WASHINGTON, D.C. – The White House Initiative on Historically Black Colleges and Universities (WHI) today recognized the Advisory Council on Historic Preservation (ACHP) for its efforts to connect HBCU architecture students to the field of historic preservation through the Preservation in Practice program.
“We are proud to participate in the White House Initiative on Historically Black Colleges and Universities,” ACHP Chairman Aimee Jorjani said. “Our work with HBCU students on Preservation in Practice, as well as our partnership with other federal agencies in the Initiative’s Arts, Humanities, and History Cluster contribute greatly to our mission and to our work to build a more inclusive preservation program.”
Preservation in Practice is a joint program with the ACHP, National Park Service (NPS), and National Trust for Historic Preservation’s HOPE Crew. It is designed to raise awareness about the importance of historic preservation and conservation, bring African American young professionals into preservation-related careers, invite them to experience authentic learning in place at historic sites, and educate about the rich cultural legacy of HBCUs.
Preservation in Practice is a paid internship program for HBCU architecture students, which strives to model a comprehensive curriculum that directly connects architectural practice to preservation practice and articulates the important and meaningful role architects can play in preserving heritage of all kinds.
Since 2018, 18 students from Morgan State University and Tuskegee University have participated in Preservation in Practice. Some of those students have since received full scholarships to study historic preservation in graduate school, been awarded preservation-related internships and jobs, and focused their architecture education on historic preservation.
“I’m a graduate of an HBCU, Huston-Tillotson University, and the White House Initiative’s work has brought to the forefront this great pool of potential historic preservation professionals who can lead the way in telling the full story of our nation’s history,” said Robert Stanton, ACHP expert member and former NPS director. “Preservation in Practice is a wonderful opportunity to both increase awareness about the need for historic preservation among black students and give them marketable skills as they enter the job market.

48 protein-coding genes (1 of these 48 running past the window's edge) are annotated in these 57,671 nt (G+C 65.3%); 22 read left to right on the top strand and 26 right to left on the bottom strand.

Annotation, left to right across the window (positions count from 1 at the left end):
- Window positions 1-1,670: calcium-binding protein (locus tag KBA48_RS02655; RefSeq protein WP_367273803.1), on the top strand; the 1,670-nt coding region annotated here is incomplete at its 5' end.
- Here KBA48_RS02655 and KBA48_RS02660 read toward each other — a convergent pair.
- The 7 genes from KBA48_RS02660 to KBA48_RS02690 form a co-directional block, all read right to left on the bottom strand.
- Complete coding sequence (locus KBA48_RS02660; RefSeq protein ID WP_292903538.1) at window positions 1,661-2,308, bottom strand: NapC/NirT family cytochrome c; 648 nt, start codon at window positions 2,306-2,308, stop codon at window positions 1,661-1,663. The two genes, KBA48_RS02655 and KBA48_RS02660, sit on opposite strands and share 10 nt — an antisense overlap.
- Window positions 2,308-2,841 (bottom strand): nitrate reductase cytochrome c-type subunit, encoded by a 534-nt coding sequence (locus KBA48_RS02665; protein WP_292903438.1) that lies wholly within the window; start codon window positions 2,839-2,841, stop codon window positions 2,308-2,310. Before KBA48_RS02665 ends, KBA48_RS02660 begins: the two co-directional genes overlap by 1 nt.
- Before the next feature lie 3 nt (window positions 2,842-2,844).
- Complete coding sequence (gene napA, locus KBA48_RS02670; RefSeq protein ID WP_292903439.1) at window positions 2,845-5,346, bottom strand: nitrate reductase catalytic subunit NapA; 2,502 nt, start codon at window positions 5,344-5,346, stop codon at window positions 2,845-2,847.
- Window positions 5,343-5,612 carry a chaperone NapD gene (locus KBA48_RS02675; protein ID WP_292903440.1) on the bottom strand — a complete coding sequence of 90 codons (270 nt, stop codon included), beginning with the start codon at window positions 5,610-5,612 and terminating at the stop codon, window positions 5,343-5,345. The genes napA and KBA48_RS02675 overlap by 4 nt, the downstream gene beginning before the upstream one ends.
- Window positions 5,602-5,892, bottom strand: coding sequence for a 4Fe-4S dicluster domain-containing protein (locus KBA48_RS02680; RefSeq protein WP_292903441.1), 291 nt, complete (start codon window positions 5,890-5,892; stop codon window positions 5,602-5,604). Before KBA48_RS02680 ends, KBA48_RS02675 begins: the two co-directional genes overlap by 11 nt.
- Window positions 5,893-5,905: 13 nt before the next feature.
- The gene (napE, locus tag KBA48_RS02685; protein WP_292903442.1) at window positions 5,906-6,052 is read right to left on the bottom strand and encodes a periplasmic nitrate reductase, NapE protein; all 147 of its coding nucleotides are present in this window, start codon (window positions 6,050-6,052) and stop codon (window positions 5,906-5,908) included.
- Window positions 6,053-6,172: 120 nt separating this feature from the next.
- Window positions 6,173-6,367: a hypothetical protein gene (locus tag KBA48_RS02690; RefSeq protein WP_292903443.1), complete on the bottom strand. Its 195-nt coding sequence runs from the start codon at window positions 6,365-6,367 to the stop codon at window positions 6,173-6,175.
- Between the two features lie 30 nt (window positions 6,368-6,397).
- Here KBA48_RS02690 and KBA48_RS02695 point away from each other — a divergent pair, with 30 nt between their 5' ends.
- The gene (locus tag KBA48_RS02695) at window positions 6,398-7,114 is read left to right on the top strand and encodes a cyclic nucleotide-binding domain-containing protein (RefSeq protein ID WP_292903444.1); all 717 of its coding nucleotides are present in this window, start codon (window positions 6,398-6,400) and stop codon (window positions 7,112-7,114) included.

In addition to Preservation in Practice, the ACHP, National Endowment for the Arts, National Endowment for the Humanities, Institute of Museum and Library Services, and Department of Education make up the Arts, Humanities, and History Cluster of the WHI. The Cluster hosted two sessions during the HBCU Week conference: “Applying for Success,” to promote federal funding opportunities that support HBCUs and “Discover Your Place in the Creative Economy,” to advise HBCU leaders about careers and other opportunities for students in the arts, history, and culture space. The September 24 sessions had 240 people participating.
The Cluster page on the WHI website includes many resources for HBCUs, information from the two conference sessions, and details about each agency in the Cluster.